Labor and Product Market Reforms in Advanced Economies: Fiscal Costs, Gains, and Support


Angana Banerji ; Valerio Crispolti ; Era Dabla-Norris ; Romain A Duval ; Christian H Ebeke ; Davide Furceri ; Takuji Komatsuzaki ; Tigran Poghosyan

Publication Date:

March 13, 2017

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Disclaimer: This Staff Discussion Note represents the views of the authors and does not necessarily represent IMF views or IMF policy. The views expressed herein should be attributed to the authors and not to the IMF, its Executive Board, or its management. Staff Discussion Notes are published to elicit comments and to further debate.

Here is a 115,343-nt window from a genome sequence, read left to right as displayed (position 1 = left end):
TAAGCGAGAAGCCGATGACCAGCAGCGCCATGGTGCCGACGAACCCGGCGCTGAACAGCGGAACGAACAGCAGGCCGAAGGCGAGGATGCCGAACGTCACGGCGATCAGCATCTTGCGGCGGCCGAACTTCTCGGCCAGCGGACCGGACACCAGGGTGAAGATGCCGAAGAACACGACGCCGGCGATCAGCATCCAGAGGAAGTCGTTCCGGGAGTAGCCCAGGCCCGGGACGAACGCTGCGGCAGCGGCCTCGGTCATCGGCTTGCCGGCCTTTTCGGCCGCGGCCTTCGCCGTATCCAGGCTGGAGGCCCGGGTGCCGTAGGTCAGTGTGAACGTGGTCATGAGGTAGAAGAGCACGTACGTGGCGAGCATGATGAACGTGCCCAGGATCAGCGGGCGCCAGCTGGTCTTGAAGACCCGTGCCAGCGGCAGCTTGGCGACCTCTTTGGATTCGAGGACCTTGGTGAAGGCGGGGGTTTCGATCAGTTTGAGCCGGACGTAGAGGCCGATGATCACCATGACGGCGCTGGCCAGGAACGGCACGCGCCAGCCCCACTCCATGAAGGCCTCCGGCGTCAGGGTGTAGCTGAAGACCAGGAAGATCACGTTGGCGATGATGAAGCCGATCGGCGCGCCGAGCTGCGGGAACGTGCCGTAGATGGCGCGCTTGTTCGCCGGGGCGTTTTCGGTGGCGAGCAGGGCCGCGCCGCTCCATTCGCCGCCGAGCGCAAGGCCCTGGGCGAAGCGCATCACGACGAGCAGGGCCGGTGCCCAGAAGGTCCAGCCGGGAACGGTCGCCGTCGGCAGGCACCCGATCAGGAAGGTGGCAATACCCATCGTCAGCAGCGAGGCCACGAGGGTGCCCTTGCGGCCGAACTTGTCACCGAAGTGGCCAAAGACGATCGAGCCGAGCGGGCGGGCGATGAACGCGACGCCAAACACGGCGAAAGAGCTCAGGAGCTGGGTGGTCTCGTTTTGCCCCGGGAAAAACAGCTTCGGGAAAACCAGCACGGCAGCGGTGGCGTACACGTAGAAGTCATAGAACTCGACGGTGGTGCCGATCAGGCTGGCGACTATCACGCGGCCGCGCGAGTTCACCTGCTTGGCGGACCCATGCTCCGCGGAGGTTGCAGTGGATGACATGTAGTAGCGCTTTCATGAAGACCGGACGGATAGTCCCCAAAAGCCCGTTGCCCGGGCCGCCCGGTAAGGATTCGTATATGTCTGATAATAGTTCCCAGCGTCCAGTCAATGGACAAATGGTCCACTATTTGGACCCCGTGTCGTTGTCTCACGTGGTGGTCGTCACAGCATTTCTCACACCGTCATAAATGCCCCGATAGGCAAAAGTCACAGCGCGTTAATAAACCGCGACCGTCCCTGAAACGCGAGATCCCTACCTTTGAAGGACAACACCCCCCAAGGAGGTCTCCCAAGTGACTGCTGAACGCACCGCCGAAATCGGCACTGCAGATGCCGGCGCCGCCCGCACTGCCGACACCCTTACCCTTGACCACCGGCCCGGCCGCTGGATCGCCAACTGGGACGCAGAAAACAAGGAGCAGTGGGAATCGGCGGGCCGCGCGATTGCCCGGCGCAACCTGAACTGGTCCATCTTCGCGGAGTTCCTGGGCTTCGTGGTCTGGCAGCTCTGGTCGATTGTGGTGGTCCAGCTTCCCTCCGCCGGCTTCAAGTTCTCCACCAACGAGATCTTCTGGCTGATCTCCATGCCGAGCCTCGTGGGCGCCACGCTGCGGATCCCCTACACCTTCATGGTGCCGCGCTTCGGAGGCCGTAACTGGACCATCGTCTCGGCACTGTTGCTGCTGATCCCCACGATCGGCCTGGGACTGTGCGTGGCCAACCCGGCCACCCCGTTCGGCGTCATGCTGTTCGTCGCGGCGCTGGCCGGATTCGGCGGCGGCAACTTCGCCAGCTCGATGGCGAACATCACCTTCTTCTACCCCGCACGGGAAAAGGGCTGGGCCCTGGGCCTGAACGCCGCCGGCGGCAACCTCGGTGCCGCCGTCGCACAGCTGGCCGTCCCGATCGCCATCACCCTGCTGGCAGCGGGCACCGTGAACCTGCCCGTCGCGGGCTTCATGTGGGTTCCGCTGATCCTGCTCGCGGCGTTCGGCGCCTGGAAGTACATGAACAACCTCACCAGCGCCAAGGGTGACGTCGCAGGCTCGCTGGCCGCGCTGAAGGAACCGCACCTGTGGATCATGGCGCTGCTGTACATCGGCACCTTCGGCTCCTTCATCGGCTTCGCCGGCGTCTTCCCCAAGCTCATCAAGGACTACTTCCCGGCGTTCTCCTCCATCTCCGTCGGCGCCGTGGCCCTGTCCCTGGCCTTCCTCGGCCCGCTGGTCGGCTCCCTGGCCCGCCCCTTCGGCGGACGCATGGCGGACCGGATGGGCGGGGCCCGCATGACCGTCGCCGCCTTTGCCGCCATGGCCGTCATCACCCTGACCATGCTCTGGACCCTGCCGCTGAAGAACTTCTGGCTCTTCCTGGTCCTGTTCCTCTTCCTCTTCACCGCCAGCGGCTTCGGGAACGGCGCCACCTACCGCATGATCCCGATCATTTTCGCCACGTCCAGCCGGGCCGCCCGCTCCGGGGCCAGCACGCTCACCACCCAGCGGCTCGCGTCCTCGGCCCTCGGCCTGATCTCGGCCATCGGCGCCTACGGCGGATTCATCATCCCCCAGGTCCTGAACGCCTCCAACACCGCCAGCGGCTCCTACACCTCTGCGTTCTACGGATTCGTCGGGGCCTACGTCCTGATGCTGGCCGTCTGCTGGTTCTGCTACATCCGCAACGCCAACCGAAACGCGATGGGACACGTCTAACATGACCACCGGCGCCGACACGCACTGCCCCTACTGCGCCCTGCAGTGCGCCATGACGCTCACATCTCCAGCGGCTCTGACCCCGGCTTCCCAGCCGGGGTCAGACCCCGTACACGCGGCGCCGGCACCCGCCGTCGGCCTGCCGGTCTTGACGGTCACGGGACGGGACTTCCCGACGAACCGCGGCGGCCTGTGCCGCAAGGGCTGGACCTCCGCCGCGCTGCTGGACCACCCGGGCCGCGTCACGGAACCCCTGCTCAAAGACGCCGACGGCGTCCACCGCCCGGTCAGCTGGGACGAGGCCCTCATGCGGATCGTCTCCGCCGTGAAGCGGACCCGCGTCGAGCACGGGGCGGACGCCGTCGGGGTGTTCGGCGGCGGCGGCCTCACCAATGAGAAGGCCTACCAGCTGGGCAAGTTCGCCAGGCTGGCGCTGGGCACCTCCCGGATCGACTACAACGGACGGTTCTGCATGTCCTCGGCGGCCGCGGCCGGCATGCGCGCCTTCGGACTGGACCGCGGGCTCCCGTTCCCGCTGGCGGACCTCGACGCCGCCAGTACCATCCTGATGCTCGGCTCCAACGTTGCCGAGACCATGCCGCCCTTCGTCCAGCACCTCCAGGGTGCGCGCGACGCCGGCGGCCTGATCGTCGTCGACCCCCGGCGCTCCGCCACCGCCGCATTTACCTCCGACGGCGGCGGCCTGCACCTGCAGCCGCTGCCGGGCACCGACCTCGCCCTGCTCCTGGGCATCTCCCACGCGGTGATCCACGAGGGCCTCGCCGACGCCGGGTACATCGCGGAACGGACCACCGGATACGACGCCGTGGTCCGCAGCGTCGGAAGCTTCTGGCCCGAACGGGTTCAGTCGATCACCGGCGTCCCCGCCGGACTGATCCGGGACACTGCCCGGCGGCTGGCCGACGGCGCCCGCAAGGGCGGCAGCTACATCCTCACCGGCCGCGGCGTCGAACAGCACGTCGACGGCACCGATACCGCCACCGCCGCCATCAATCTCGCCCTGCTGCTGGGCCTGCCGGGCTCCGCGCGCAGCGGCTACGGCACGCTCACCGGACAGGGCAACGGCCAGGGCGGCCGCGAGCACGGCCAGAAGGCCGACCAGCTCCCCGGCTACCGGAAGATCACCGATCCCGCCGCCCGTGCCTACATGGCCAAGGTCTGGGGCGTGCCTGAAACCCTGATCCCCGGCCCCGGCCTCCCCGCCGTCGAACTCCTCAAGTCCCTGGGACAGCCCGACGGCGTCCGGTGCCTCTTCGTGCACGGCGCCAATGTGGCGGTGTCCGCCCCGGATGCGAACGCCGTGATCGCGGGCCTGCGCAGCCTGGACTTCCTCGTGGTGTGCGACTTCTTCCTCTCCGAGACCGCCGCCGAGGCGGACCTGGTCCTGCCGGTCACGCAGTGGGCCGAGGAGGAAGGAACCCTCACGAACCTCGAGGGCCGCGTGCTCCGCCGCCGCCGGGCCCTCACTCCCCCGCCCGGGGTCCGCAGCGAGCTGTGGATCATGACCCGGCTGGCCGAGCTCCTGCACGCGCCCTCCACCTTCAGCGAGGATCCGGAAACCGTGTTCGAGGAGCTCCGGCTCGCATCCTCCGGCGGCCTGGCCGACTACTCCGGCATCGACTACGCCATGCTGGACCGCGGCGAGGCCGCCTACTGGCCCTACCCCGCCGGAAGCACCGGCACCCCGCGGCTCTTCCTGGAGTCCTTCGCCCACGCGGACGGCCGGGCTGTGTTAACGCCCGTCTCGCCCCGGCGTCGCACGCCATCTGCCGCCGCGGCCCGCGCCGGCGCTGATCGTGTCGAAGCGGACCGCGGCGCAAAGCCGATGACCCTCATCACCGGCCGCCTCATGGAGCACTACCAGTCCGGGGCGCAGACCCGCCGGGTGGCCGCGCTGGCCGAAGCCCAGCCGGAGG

Product and labor market reforms are needed to lift persistently sluggish growth in advanced economies. But reforms have progressed slowly because of concerns about their distributive and short-term economic effects. Our analysis, based on new empirical and numerical analysis and country case-studies shows that most labor and product market reforms can improve public debt dynamics over the medium-term. This because reforms raise output by boosting employment and/or labor productivity. But the effect of some labor market reforms on budgetary outcomes and fiscal sustainability depends critically on business cycle conditions. Our evidence also suggests that some temporary and well-designed up-front fiscal stimulus can help enhance the economic impact of reforms. In the past, countries have used fiscal incentives in the past to facilitate reforms by alleviating transition and social costs. But strong ownership of reforms was crucial for their successful implementation.


Staff Discussion Notes No. 2017/003



Publication Date:

March 13, 2017



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